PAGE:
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FIFA's New President Is Already Facing Corruption Allegations

Gianni Infantino has only been in his post for a few months, but the head of a key FIFA committee has already resigned in protest of new policies.

By Carter Woodiel | May 15, 2016

New FIFA President Gianni Infantino has declared FIFA's corruption crisis over, but that hasn't stopped him from facing corruption allegations.

Domenico Scala, who was in charge of FIFA's audit and compliance committee, resigned in protest Saturday in response to reforms passed at the recent FIFA congress.

The reforms gave FIFA's ruling council, which is headed by Infantino, the power to hire and fire the heads of independent committees like ethics, governance and finance. This includes Scala's former position.

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And it can do so at any point instead of waiting until the next annual FIFA congress next May. These reforms will last for the next year.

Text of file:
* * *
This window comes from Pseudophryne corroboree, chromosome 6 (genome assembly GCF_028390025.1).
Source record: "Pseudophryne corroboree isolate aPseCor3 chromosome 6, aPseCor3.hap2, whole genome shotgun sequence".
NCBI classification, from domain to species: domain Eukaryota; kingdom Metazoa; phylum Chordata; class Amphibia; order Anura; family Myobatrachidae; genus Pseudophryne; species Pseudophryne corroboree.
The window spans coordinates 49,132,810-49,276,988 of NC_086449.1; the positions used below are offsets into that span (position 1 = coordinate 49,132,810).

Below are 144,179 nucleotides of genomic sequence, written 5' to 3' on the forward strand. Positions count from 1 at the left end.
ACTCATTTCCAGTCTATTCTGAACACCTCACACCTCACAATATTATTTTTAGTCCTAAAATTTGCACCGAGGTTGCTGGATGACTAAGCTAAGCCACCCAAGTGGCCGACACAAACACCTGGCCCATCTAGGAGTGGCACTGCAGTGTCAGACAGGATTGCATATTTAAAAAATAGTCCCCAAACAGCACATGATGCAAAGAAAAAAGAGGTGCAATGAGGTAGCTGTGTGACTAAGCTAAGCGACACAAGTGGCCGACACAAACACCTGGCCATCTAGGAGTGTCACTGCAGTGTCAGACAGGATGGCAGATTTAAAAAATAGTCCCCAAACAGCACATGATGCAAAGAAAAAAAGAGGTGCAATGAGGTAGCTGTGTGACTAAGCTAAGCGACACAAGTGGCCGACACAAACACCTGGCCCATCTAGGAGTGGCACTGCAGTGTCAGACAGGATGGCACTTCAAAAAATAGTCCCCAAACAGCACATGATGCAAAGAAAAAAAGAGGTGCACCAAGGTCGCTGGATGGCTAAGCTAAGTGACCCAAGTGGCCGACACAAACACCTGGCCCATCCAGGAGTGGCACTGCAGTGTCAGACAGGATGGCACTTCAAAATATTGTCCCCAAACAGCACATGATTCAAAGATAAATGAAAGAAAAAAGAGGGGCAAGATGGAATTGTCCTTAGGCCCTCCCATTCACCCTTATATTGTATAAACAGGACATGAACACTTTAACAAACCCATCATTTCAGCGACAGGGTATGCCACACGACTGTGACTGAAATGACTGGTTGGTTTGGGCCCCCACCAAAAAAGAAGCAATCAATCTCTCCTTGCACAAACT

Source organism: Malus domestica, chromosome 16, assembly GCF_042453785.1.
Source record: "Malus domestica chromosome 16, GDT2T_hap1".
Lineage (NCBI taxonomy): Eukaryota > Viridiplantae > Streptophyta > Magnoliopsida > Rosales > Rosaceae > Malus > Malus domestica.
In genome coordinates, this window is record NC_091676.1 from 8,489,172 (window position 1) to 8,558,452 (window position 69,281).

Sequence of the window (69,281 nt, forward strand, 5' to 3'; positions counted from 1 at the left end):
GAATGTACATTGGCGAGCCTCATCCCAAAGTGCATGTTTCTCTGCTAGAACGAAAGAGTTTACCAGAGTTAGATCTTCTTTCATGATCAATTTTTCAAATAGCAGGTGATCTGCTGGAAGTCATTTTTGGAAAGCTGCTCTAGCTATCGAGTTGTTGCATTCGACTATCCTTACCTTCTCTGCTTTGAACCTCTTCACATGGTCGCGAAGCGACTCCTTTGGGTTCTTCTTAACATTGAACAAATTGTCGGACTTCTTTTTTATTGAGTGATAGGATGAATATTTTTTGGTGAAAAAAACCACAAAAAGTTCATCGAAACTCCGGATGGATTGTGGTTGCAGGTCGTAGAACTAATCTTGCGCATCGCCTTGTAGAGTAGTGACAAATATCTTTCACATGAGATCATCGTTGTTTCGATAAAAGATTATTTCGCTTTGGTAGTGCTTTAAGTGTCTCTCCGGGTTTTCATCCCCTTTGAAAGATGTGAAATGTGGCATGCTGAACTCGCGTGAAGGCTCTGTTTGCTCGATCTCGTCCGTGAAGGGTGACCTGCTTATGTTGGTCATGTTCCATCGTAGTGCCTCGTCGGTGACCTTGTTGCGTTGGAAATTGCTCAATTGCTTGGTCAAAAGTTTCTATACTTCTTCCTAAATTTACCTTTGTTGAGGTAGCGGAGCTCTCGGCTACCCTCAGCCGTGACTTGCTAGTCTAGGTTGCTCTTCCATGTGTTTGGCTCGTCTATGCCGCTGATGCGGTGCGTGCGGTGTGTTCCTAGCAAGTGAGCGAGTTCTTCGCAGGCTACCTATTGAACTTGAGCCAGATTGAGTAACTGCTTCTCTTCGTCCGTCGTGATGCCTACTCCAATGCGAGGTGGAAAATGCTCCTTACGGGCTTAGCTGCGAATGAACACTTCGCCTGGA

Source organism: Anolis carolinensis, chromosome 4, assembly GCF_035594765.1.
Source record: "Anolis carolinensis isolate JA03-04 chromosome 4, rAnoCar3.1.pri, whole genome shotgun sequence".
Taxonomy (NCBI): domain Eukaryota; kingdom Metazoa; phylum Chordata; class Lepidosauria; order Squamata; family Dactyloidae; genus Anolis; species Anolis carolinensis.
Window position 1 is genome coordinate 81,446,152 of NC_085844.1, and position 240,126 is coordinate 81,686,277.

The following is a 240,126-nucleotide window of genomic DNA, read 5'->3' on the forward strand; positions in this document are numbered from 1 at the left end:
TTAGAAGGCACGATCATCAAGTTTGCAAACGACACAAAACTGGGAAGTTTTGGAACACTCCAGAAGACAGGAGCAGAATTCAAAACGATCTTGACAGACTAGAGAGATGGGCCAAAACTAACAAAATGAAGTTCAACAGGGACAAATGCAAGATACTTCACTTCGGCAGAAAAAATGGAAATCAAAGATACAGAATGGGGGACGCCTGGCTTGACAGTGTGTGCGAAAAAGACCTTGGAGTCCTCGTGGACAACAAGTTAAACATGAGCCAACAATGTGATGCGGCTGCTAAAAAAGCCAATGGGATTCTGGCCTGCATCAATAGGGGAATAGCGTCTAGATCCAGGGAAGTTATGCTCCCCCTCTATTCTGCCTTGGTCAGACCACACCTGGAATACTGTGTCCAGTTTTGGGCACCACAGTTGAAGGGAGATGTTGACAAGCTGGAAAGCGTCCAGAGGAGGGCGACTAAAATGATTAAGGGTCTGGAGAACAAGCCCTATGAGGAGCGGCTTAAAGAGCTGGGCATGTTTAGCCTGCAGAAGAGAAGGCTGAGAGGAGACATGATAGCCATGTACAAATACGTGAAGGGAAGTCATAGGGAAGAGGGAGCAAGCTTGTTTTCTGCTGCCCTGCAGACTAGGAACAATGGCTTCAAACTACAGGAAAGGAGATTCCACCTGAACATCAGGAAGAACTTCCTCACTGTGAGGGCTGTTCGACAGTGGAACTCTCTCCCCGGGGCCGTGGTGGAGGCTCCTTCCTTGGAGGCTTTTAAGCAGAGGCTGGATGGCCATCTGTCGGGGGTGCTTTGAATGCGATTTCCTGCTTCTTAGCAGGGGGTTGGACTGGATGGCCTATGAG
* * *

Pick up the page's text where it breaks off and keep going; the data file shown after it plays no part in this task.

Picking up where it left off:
According to Scala, the reforms would allow the council to get in the way of investigations by firing whoever was conducting them, or just threatening to do so until the investigation went away. This makes cracking down on corruption that much more difficult. 

The reforms are a bit unexpected. When Infantino was elected to his post in February, analysts expected he would put less power in the hands of FIFA's executive branch, not make a power grab. 

For its part, FIFA called Scala's claims "unfounded" and "baseless." The organization says the new rules were put in place so FIFA could more quickly fill vacant positions and fire committee heads who "breached their obligations."

During the congress, Infantino appointed Fatma Samoura as secretary general, essentially his second-in-command. Samoura is the first woman to hold the position, something FIFA is using as evidence it's headed in the right direction. 

Scala's deputy will be taking his position for the time being. Given FIFA's past, though, chances seem good this won't be the last corruption allegation Infantino will hear during his presidential tenure. 

This video includes clips from RTBBCTelemundo and Deutsche Welle and images from Getty Images.

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